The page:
More than 900 complaints were received about insolvency practitioners in the first year of a new scheme to make the process simpler.

The Insolvency Service today revealed a sharp rise in complaints since its complaints gateway was created in June 2013.

In the first year of the gateway’s operation, 941 complaints were received by regulators, compared with 748 in 2012/13 and 578 in 2011/12.

Of the 941, 699 were referred, 170 were rejected and 72 are still being processed.

Graham Rumney, chief executive of insolvency trade body R3, welcome more transparency and accessibility in the complaints process and said the complaints figures were ‘encouraging’ given the tens of thousands of cases practitioners handle each year.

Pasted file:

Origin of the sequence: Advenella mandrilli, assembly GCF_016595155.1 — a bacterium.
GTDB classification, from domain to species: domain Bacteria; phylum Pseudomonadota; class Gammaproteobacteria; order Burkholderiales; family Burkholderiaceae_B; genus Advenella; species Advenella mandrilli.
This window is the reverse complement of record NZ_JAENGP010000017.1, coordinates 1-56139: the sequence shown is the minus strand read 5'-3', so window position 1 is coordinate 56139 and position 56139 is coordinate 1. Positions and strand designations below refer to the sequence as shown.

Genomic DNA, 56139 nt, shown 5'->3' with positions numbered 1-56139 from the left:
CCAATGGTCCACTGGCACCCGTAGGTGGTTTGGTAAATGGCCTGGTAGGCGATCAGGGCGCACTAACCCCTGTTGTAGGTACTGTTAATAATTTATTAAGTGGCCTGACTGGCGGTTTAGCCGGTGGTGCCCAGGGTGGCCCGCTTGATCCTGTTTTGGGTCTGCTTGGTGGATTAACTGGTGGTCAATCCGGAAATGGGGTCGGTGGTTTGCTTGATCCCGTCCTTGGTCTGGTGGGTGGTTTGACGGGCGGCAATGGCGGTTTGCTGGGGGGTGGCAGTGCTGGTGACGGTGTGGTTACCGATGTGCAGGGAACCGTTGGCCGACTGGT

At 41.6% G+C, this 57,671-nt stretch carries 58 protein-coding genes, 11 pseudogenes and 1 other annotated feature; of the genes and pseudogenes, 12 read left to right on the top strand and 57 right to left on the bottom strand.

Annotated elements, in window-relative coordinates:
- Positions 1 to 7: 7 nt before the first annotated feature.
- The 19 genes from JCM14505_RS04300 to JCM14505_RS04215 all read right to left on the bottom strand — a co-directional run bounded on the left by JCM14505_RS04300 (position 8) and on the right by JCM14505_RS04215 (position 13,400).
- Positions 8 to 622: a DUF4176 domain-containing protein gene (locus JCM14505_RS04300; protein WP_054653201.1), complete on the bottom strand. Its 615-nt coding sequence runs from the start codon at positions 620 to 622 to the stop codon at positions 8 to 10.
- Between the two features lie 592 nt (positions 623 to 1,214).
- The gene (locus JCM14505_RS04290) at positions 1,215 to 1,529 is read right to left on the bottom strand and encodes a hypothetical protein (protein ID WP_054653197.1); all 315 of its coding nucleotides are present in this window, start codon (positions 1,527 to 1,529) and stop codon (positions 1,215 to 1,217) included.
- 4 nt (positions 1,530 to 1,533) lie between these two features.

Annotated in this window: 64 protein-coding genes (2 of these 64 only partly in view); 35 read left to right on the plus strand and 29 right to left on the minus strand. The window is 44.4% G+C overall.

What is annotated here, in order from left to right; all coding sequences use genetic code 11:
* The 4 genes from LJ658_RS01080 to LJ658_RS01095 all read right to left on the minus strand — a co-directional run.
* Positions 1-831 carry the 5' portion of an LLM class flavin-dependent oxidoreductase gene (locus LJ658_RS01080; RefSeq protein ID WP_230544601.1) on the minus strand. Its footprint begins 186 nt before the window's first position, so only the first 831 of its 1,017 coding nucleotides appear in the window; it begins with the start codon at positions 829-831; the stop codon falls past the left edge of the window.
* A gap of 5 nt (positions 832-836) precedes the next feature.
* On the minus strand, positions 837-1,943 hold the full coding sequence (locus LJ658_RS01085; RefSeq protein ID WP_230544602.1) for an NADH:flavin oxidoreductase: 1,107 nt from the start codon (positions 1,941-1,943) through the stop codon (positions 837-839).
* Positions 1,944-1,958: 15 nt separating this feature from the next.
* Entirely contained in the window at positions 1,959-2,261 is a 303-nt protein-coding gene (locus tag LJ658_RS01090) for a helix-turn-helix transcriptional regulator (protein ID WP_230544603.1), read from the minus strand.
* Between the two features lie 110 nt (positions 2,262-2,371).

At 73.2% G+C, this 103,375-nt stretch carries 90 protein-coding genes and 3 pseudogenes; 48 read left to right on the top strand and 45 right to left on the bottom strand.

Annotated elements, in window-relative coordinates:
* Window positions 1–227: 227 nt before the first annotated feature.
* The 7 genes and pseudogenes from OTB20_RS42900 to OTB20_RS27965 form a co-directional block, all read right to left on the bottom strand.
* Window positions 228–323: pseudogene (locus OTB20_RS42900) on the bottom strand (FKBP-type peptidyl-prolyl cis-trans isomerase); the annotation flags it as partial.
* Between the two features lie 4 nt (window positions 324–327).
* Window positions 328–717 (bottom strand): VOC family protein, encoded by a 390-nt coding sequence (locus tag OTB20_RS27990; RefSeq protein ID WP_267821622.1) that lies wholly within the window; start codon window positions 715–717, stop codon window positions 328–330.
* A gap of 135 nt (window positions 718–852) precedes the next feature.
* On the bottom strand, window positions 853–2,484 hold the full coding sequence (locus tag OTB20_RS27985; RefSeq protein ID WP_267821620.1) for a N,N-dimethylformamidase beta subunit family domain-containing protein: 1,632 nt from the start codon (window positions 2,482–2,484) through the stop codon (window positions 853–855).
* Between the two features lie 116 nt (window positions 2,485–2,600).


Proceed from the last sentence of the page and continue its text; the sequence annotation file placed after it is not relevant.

‘The UK has a world class insolvency regime but it’s not beyond improvement,’ he added. ‘We look forward to working with the Insolvency Service to further develop the gateway and other initiatives that will help creditors and debtors get a fairer deal from insolvency.’

The most common complaint was about communication breakdown, accounting for 167 complaints, with voluntary arrangements also receiving a high number of complaints.

The majority (294) came from debtors, with creditors making 231 complaints.

Dr Richard Judge, chief executive of the Insolvency Service, said the data will allow his team to identify a pattern of complaints. This has already had an effect, he said, in changing how professional bodies deal with individual voluntary agreements.